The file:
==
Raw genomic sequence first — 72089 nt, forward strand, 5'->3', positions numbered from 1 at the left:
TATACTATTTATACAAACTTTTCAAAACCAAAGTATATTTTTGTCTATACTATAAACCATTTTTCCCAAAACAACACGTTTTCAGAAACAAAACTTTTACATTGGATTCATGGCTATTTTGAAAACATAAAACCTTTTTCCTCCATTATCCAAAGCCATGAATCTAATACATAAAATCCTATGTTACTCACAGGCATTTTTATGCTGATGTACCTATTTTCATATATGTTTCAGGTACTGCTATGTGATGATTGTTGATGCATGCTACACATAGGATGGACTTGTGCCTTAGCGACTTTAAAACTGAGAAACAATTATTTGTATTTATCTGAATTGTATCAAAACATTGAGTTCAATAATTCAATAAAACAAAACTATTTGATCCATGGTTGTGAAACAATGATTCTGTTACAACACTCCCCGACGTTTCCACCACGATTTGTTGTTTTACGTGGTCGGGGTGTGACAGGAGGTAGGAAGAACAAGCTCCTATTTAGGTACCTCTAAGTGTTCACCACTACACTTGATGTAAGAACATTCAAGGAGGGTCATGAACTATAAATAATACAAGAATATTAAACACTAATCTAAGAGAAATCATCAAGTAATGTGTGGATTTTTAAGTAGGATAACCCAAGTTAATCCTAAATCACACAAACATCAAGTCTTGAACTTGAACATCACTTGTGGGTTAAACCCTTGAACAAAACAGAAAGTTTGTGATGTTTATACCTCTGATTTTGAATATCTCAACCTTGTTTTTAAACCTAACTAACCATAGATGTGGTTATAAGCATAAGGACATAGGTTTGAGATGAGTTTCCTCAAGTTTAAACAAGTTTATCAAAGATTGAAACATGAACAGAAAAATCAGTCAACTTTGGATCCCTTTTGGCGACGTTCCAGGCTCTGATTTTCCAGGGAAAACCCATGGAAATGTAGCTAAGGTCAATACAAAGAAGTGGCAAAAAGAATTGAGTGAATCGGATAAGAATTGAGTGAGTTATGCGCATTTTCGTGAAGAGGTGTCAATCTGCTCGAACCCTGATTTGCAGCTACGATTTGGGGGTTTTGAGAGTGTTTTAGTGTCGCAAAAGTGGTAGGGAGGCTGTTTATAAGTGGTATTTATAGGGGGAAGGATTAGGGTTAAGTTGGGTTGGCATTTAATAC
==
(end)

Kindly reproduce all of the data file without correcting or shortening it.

Raw genomic sequence first — 72089 nt, forward strand, 5'->3', positions numbered from 1 at the left:
TATACTATTTATACAAACTTTTCAAAACCAAAGTATATTTTTGTCTATACTATAAACCATTTTTCCCAAAACAACACGTTTTCAGAAACAAAACTTTTACATTGGATTCATGGCTATTTTGAAAACATAAAACCTTTTTCCTCCATTATCCAAAGCCATGAATCTAATACATAAAATCCTATGTTACTCACAGGCATTTTTATGCTGATGTACCTATTTTCATATATGTTTCAGGTACTGCTATGTGATGATTGTTGATGCATGCTACACATAGGATGGACTTGTGCCTTAGCGACTTTAAAACTGAGAAACAATTATTTGTATTTATCTGAATTGTATCAAAACATTGAGTTCAATAATTCAATAAAACAAAACTATTTGATCCATGGTTGTGAAACAATGATTCTGTTACAACACTCCCCGACGTTTCCACCACGATTTGTTGTTTTACGTGGTCGGGGTGTGACAGGAGGTAGGAAGAACAAGCTCCTATTTAGGTACCTCTAAGTGTTCACCACTACACTTGATGTAAGAACATTCAAGGAGGGTCATGAACTATAAATAATACAAGAATATTAAACACTAATCTAAGAGAAATCATCAAGTAATGTGTGGATTTTTAAGTAGGATAACCCAAGTTAATCCTAAATCACACAAACATCAAGTCTTGAACTTGAACATCACTTGTGGGTTAAACCCTTGAACAAAACAGAAAGTTTGTGATGTTTATACCTCTGATTTTGAATATCTCAACCTTGTTTTTAAACCTAACTAACCATAGATGTGGTTATAAGCATAAGGACATAGGTTTGAGATGAGTTTCCTCAAGTTTAAACAAGTTTATCAAAGATTGAAACATGAACAGAAAAATCAGTCAACTTTGGATCCCTTTTGGCGACGTTCCAGGCTCTGATTTTCCAGGGAAAACCCATGGAAATGTAGCTAAGGTCAATACAAAGAAGTGGCAAAAAGAATTGAGTGAATCGGATAAGAATTGAGTGAGTTATGCGCATTTTCGTGAAGAGGTGTCAATCTGCTCGAACCCTGATTTGCAGCTACGATTTGGGGGTTTTGAGAGTGTTTTAGTGTCGCAAAAGTGGTAGGGAGGCTGTTTATAAGTGGTATTTATAGGGGGAAGGATTAGGGTTAAGTTGGGTTGGCATTTAATAC